Gargantua and Pantagruel eBook

This eBook from the Gutenberg Project consists of approximately 952 pages of information about Gargantua and Pantagruel.
Priapus (who dwells here at liberty, all subjection of fastened codpieces, or bolts, bars, and locks, abdicated), remained sticking in her natural Christmas-box in such a lamentable manner that it were never to come out, but eternally should stick there unless thou didst pull it out with thy teeth; what wouldst thou do?  Wouldst thou everlastingly leave it there, or wouldst thou pluck it out with thy grinders?  Answer me, O thou ram of Mahomet, since thou art one of the devil’s gang.  I would, replied the sheepmonger, take thee such a woundy cut on this spectacle-bearing lug of thine with my trusty bilbo as would smite thee dead as a herring.  Thus, having taken pepper in the nose, he was lugging out his sword, but, alas!—­cursed cows have short horns,—­it stuck in the scabbard; as you know that at sea cold iron will easily take rust by reason of the excessive and nitrous moisture.  Panurge, so smitten with terror that his heart sunk down to his midriff, scoured off to Pantagruel for help; but Friar John laid hand on his flashing scimitar that was new ground, and would certainly have despatched Dingdong to rights, had not the skipper and some of his passengers beseeched Pantagruel not to suffer such an outrage to be committed on board his ship.  So the matter was made up, and Panurge and his antagonist shaked fists, and drank in course to one another in token of a perfect reconciliation.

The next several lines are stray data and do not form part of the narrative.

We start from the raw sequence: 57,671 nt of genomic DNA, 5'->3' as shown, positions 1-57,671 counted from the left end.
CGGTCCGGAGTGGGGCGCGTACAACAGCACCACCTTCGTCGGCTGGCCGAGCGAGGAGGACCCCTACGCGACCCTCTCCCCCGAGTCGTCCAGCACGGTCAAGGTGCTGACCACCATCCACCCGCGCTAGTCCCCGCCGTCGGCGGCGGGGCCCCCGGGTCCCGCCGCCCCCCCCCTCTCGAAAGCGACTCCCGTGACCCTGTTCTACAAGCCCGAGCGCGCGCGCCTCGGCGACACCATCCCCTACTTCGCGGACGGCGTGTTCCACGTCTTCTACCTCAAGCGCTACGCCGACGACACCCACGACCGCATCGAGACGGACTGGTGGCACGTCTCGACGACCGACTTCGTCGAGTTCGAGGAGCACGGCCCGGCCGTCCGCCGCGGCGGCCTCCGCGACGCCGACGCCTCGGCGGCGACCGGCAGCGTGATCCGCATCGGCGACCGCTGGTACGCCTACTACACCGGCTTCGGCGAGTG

Chapter 4.VI.

How, the fray being over, Panurge cheapened one of Dingdong’s sheep.

This quarrel being hushed, Panurge tipped the wink upon Epistemon and Friar John, and taking them aside, Stand at some distance out of the way, said he, and take your share of the following scene of mirth.  You shall have rare sport anon, if my cake be not dough, and my plot do but take.  Then addressing himself to the drover, he took off to him a bumper of good lantern wine.  The other pledged him briskly and courteously.  This done, Panurge earnestly entreated him to sell him one of his sheep.

But the other answered him, Is it come to that, friend and neighbour?  Would you put tricks upon travellers?  Alas, how finely you love to play upon poor folk!  Nay, you seem a rare chapman, that’s the truth on’t.  Oh, what a mighty sheep-merchant you are!  In good faith, you look liker one of the diving trade than a buyer of sheep.  Adzookers, what a blessing it would be to have one’s purse well lined with chink near your worship at a tripe-house when it begins to thaw!  Humph, humph, did not we know you well, you might serve one a slippery trick!  Pray do but see, good people, what a mighty conjuror the fellow would be reckoned.  Patience, said Panurge; but waiving that, be so kind as to sell me one of your sheep.  Come, how much?  What do you mean, master of mine? answered the other.  They are long-wool sheep; from these did Jason take his golden fleece.  The gold of the house of Burgundy was drawn from them.  Zwoons, man, they are oriental sheep, topping sheep, fatted sheep, sheep of quality.  Be it so, said Panurge; but sell me one of them, I beseech you; and that for a cause, paying you ready money upon the nail, in good and lawful occidental current cash.  Wilt say how much?  Friend, neighbour, answered the seller of mutton, hark ye me a little, on the ear.

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Gargantua and Pantagruel from Project Gutenberg. Public domain.